Wednesday, June 18, 2014
(Oxford and Lausanne) An in-depth study about Glencore’s Congolese mines (PR or Progress? Glencore’s Corporate Responsibility in the Democratic Republic of the Congo) published today (Wednesday, 18 June 2014) by the British human rights organisation, Rights and Accountability in Development (RAID) and two leading Swiss development agencies, Bread for All and Fastenopfer, finds that the company’s performance falls far short of international standards in a number of critical areas. Glencore’s CEO, Ivan Glasenberg, has told shareholders that the only concern of mine managers should be ‘to get products to the gate as cheaply as possible’. But poor communities living next to Glencore’s mines in the Democratic Republic of Congo (DRC) pay a heavy price for the company’s strategy for success.
Glencore’s turnover (US$ 239.7 billion in 2013) is more than 30 times the DRC’s national budget, which remains a scandalously poor country despite the wealth of its natural resources. In the DRC, Glencore controls two mining complexes, the Kamoto Copper Corporation (KCC) and Mutanda-Kansuki (MUMI), and buys their entire production. Glencore obtains one fifth of the world’s total cobalt production from its DRC operations.
In May 2011, when Glencore listed on the London Stock Exchange, becoming the first company in 25 years to enter the FTSE 100 index on its first day of trading, its notion of corporate responsibility was rudimentary. Since then, Glencore has been on a steep learning curve and has started to roll out new policies. But, according to this new report, little has changed on the ground in the DRC. The report highlights deficiencies in four areas: security and human rights; community relations; environment; and taxation.
Security and human rights
Glencore continues to rely on police who all too readily use live ammunition and excessive force to guard its concessions from incursions from artisanal miners. Over the past 18 months a number of people have been killed or seriously injured on or near the KCC concession. These incidents are not adequately investigated by the authorities and the victims and families do not receive compensation. The report examines a number of these cases in detail, including the death of 23-year old Eric Mutombo Kasuyi, who died on 15 February 2014, shortly after being arrested by a KCC security patrol.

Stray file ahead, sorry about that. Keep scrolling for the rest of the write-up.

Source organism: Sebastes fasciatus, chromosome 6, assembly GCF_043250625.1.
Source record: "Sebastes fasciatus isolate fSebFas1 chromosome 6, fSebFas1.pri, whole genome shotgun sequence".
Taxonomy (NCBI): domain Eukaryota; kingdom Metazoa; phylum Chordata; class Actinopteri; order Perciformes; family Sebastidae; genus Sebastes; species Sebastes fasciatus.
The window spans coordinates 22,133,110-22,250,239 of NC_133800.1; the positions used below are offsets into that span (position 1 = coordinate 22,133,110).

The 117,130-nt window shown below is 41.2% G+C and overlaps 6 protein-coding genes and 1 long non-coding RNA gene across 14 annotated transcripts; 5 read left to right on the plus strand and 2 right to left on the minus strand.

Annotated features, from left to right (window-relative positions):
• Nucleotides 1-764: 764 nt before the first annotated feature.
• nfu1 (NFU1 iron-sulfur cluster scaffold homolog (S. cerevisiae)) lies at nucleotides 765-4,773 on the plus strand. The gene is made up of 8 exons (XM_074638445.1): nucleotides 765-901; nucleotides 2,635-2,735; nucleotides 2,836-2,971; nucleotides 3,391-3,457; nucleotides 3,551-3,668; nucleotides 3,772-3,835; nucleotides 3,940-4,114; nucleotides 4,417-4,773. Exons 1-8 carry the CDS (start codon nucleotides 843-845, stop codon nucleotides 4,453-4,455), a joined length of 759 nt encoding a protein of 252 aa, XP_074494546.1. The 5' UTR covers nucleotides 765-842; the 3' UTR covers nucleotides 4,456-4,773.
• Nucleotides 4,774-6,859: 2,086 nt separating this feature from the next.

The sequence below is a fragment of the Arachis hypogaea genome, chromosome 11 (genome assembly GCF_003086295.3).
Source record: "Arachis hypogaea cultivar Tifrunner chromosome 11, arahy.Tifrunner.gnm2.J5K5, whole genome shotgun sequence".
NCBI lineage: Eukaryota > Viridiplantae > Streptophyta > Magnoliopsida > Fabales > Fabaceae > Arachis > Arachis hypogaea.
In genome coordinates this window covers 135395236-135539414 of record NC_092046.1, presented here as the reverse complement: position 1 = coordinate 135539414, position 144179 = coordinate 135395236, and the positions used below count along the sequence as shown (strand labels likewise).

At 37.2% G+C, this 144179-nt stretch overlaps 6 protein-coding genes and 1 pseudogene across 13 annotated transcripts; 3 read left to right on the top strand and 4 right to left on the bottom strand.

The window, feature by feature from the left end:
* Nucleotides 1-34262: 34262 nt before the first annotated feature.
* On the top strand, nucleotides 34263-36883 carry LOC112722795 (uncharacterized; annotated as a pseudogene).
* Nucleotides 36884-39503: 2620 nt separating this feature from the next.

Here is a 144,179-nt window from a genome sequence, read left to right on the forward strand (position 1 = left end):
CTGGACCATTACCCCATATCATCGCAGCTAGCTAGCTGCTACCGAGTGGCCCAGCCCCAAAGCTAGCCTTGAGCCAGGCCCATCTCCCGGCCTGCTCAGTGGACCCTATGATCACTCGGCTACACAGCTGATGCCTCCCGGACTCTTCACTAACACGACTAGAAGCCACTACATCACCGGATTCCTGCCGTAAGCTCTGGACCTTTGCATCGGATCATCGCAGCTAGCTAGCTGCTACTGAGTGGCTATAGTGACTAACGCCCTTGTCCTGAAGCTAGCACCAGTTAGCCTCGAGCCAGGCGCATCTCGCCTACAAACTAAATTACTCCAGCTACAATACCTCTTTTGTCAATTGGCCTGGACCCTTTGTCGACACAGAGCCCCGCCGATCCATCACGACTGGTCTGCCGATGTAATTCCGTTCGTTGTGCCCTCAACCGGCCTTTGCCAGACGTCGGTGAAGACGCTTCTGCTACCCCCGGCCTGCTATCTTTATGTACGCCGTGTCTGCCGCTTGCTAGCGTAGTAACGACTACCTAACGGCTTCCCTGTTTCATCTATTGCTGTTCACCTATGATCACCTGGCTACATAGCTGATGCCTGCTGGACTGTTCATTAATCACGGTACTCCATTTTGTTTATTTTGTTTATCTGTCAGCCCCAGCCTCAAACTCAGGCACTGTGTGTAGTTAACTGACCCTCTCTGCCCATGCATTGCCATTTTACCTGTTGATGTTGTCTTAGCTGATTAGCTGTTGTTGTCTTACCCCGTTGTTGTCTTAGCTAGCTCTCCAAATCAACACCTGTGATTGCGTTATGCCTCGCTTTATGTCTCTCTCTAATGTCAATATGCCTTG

“Glencore appears to have adopted a military-style approach to protect its mines which only heightens the risk of human rights violations,” said Tricia Feeney, RAID’s Executive Director.
There is no effective complaints mechanism in place for affected communities and the company does not share its environmental impact assessments and management plans with them. People living in the townships of Luilu and Musonoi have no access to clean water – KCC has not made this a priority. Access roads of crucial importance to the livelihoods of rural communities near MUMI have been closed without prior consultation.
“The companies never respond to the needs of the communities and their development,” explained one Luilu resident. ‘When the mining companies build roads, what roads are these? They are roads that are for their own benefit.
In the case of allegations about pollution, Glencore makes do with half-measures which fail to remedy the problem. In April 2012 Glencore told the BBC that KCC had stopped effluent from KCC’s plant entering the Luilu River. But according to an analysis of water samples, significant levels of pollution, above legal thresholds and World Health Organisation standards, continue to occur:
“Contrary to the information Glencore has given to investors and the media, its hydro-metallurgical plant continues to discharge effluent into the Luilu River,” said Chantal Peyer of Bread for All. “We discovered that waste from the Luilu plant was still being discharged into the River Luilu, only further upstream.”
Nor has Glencore resettled people living in Musonoi, nearest to the KCC’s open cast mine, whose lives over the past few years have been blighted by dust and blasting.
“In 2009 Glencore decided to speed up the development of its Kamoto mine which required economies elsewhere. So the plan to resettle people from homes severely impacted by blasting – at an estimated cost of US$ 58 million – was scrapped,” said Tricia Feeney.